I would be more excited in organizing a “disagreement resolution tournament”, where experts who have developed their art and trained to excellence, compete, rather than (for instance) a setup where we give 20 undergrads a 30 minute long double crux lecture with 30 minutes of practice, and compare them to a control group.

(That second things isn’t useless, but I care a lot less about developing shallow tools that are helpful for ~0-skilled folks, out of the box, than I do about deep experts who increase the range of problems (in this case, disagreements) that humanity  / the x-risk ecosystem can solve at all.)

The logistics of such a tournament seem hard to make work, because there’s not an obvious way to standardized disagreements to resolve, and in practice there are very few highly skilled experts of differing schools. So the value of information in 2019 still seems low. But it seems more promising than most of the tests I hear proposed.

The seed of a theory of triggeredness

[epistemic status: not even really a theory, just some observations, and self-observations at that.


Related: “Flinching away from truth” is often about *protecting* the epistemology

“Triggered” seems to be a pretty specific state, that has something of rage, something of panic, and a general sort of “closing in” of experience. I think it might be a pointer to something important (I postulate a related triad of triggeredness, trauma, and blindspots, and blindspots seem like a crucial thing to have a better grasp on.) So I’ve been paying attention to my own triggeredness.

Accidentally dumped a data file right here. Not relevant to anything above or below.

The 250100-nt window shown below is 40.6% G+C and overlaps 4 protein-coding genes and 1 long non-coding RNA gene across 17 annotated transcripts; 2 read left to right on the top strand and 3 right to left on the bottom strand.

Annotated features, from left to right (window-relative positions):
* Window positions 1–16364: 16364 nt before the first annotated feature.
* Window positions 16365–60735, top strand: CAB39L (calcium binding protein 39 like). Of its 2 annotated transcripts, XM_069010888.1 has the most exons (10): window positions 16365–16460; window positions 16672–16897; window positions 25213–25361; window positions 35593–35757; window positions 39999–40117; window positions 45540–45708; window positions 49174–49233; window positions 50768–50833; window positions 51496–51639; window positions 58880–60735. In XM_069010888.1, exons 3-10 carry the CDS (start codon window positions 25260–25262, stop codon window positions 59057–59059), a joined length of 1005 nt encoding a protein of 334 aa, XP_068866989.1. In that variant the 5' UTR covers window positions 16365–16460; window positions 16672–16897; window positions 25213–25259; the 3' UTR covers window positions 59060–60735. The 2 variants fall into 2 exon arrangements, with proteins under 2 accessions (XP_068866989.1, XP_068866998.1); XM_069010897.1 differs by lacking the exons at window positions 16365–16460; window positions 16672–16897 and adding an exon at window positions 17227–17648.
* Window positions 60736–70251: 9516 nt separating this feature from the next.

I’ve noticed that I feel triggered in only two situations.

Adversarial forces

The first is when there’s something that I think is important, but I anticipate adversarial forces, either in me or external to me, that are threatening to erode my commitment to that important thing.

For instance, if I have a standard that I’m trying to hold to, but I expect (or project) that someone is about to try and argue me out of, or social pressure me out of it. (Probably, it is necessary that I be unsteady in my commitment to that standard, in such a way that some part of me expects me to be improperly argued out of it, and something important will be lost? If I were confident in my view, or confident in my ability to respond and update sensibly, there wouldn’t be an issue.)

An example: If someone makes even mild, good-natured attempts to convince me that I should impair my cognition, or drink alcohol to relax, I might become filled with triggered rage.

[This is not quite a real example for me, but it is very close to a real example. I in fact, have trouble writing a real example, because my every attempt to fill in the what they are suggesting I do are obvious strawmen that don’t come close to passing the ITT. I get things like “meld with the crowd”, or “surrender my independence” and start feeling slightly triggered. I think I can’t currently see the real thing clearly.]

Another example: I think that I should only use CFAR units that I personally use. I agreed to teach Aversion Factoring, explicitly with the condition that I say clearly that I used to use it, but now use Focusing with a dash of IDC for processing aversions. Someone who wasn’t aware of that, asked (in a way that I guess felt presure-y to me?) if they “could convince me not to tell the participants that I use Focusing/IDC instead?” I got slightly triggered and snapped back, “absolutely not” (in a kind of mean way).

Impossibilities of crucial communication

The other is when there’s something important to protect, but I don’t expect to be able to comunicate what it is to the relevant actors, perhaps because the true reasons don’t seem defensible.